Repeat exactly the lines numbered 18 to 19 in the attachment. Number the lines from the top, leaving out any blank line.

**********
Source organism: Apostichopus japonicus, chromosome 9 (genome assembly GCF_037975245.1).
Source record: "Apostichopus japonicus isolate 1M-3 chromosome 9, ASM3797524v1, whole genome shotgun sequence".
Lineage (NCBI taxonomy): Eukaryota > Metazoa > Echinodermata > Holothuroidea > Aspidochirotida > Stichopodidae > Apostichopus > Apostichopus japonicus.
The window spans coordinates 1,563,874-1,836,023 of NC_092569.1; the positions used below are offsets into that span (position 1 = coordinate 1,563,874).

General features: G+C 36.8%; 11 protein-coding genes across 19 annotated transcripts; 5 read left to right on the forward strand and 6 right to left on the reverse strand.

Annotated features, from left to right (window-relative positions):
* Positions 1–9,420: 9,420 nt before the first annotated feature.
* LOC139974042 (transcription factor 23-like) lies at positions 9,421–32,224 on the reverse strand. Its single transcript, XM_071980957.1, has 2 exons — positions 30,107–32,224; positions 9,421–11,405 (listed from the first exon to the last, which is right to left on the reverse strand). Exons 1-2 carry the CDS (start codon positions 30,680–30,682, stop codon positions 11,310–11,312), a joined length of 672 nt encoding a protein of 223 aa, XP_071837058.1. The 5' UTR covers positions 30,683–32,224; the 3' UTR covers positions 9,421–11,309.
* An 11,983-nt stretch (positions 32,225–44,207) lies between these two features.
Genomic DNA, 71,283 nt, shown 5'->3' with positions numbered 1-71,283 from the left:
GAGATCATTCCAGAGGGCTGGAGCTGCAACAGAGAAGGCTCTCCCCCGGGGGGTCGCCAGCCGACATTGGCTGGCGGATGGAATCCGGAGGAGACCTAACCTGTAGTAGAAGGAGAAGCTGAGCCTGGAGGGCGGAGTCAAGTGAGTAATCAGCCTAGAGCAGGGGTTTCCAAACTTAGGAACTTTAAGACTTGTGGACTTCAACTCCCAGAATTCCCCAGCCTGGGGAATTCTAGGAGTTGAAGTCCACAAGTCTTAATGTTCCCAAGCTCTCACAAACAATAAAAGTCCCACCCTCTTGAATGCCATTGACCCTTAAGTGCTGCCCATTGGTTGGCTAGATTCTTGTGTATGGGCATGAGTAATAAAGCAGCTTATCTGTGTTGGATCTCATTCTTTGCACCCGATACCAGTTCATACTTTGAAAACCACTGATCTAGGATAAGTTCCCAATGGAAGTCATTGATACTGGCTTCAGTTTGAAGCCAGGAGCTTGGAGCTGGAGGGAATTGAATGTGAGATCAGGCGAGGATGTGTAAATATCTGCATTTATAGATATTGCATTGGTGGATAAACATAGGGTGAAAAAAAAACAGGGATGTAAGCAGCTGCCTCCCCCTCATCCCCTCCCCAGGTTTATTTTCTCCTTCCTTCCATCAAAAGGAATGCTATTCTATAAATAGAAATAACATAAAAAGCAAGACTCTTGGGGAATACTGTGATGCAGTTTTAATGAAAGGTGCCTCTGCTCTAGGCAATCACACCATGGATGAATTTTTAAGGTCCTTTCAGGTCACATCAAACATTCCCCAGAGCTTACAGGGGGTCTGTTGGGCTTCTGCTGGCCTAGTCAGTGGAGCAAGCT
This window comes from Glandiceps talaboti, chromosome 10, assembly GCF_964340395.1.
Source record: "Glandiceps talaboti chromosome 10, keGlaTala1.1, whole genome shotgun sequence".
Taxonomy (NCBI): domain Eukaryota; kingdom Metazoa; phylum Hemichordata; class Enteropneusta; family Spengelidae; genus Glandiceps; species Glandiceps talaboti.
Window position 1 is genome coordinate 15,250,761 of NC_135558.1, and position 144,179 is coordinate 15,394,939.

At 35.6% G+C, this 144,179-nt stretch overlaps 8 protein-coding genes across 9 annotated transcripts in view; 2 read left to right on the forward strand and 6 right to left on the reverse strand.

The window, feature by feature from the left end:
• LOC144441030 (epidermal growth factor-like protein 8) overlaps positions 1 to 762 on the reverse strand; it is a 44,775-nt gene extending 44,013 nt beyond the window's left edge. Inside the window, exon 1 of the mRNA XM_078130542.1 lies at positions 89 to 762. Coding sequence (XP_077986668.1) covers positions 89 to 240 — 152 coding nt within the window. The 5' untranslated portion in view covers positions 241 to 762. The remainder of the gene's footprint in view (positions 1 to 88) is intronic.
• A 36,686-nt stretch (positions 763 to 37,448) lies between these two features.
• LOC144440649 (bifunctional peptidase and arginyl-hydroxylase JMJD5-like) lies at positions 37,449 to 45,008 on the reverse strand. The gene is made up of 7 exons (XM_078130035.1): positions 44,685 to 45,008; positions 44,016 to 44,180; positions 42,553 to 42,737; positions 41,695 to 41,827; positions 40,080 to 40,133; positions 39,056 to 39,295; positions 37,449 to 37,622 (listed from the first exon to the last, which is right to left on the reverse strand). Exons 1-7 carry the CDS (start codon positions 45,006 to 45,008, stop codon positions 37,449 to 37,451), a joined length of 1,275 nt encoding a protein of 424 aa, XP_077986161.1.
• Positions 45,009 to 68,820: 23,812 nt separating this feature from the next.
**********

• LOC144441030 (epidermal growth factor-like protein 8) overlaps positions 1 to 762 on the reverse strand; it is a 44,775-nt gene extending 44,013 nt beyond the window's left edge. Inside the window, exon 1 of the mRNA XM_078130542.1 lies at positions 89 to 762. Coding sequence (XP_077986668.1) covers positions 89 to 240 — 152 coding nt within the window. The 5' untranslated portion in view covers positions 241 to 762. The remainder of the gene's footprint in view (positions 1 to 88) is intronic.
• A 36,686-nt stretch (positions 763 to 37,448) lies between these two features.